Branding and Influencer

How to protect your mental health as an influencer

Kristabel Plummer
Last updated October 10, 20209 Min Read

Do you ever feel like endlessly scrolling on Instagram or avoiding your ‘to do’ list? You’re not alone. It can be tough working alone as an influencer and building a business that has no clear pathway.

You might be having a bad, unproductive day, then log into any one of your apps to see someone hitting the exact goal you want to achieve. Why do you feel so stuck?

One of the best things about social media is that it’s pushing conversations around mental health to the forefront. It can be a powerful, educational tool that unites those who are struggling with the same issues.

With that in mind, we’re looking at three common issues that influencers are dealing with in 2020, plus tips on how to protect your mental health. The key is to recognise that you may require ongoing strategies. Nobody’s journey has a clear end point, and there will be days when you feel more challenged than others.

It can also be hard to recognise the signs. There are times when you might feel motivated to start selling presets, then completely dismiss the idea and feel worthless a week later. What happens next? You end up feeling worse and never try to attempt the idea again.

Hope is not lost. We have the lowdown for all the books, podcasts, and accounts you need to be following for a more positive mindset. Type any names mentioned into your podcasts app for any further pearls of wisdom.


Symptoms – Scrolling endlessly on Instagram and feeling worse when you spot another influencer nabbing a book deal. You end up taking it personally, rather than feeling inspired.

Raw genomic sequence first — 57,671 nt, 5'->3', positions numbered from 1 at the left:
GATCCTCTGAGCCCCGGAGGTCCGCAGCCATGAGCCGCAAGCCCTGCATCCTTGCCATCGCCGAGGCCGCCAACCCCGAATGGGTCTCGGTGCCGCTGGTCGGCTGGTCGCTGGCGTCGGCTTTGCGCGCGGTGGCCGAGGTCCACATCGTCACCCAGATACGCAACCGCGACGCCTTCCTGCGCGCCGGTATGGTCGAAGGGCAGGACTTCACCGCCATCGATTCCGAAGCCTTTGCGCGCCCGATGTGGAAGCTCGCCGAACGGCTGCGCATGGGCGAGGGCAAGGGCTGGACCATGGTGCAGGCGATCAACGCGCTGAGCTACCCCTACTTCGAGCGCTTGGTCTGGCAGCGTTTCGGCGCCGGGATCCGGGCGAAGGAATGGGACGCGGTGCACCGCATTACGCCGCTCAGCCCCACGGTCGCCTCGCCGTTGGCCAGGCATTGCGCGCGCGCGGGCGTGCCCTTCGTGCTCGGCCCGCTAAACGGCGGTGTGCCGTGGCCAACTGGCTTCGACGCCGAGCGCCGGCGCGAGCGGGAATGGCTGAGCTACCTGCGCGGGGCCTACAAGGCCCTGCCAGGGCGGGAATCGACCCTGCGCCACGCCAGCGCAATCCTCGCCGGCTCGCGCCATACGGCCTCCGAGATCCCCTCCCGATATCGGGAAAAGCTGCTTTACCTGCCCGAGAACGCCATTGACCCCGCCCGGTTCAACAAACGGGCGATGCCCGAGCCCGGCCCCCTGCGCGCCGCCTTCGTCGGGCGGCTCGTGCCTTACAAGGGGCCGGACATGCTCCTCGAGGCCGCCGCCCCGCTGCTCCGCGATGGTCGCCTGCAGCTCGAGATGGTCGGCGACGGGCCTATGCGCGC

Who to follow – You need Lucy Sheridan’s feed in your life. She’s the first and only ‘Comparison Coach’ who can help you deal with the self-sabotaging behaviour brought on by social media. It can be extremely detrimental to your personal growth to hate-follow or hold yourself to unrealistic ideals.

Lucy keeps each post relatable, explaining that social media is a bit like the ‘Las Vegas’ of comparison. It’s open all hours, and there is always something that can trigger us and potentially take us into a low mood.

Also, you can never know the full story when it comes to those on your feed. Case in point? That influencer’s book deal may have come about after 30 rejections. It’s important to remember that people are prone to posting their highlights rather than the journey, and you may never know the real context.

Tips – Don’t try and pretend it isn’t happening. Acknowledge the thoughts, unfollow the accounts that send you spiralling, and assess what you really want from life. Take the quiz to find out your particular flavour of comparison before figuring out how to define and work towards your goals.

Resources – Lucy’s book ‘The Comparison Cure.’ It also helps to listen to interviews with entrepreneurs on shows such as ‘In Good Company,’ as it’s a reminder that most career journeys aren’t linear.


Symptoms – This can be a direct result of comparison. You may plan to create a course, organise an event, or shoot something creative for IGTV, but end up spending hours on Twitter instead looking at memes. Then you feel worse and repeat the same steps the following day. It’s an intentional decision that can quickly feel like a habit.

Who to follow – Fortunately there is a solution! Behavioural scientist Nir Eyal actually helped invent the technology that gets us hooked, by allowing us to associate certain products with internal triggers. Now he’s advising us on how to break the habit, manage said triggers, and follow through on what we intend to do.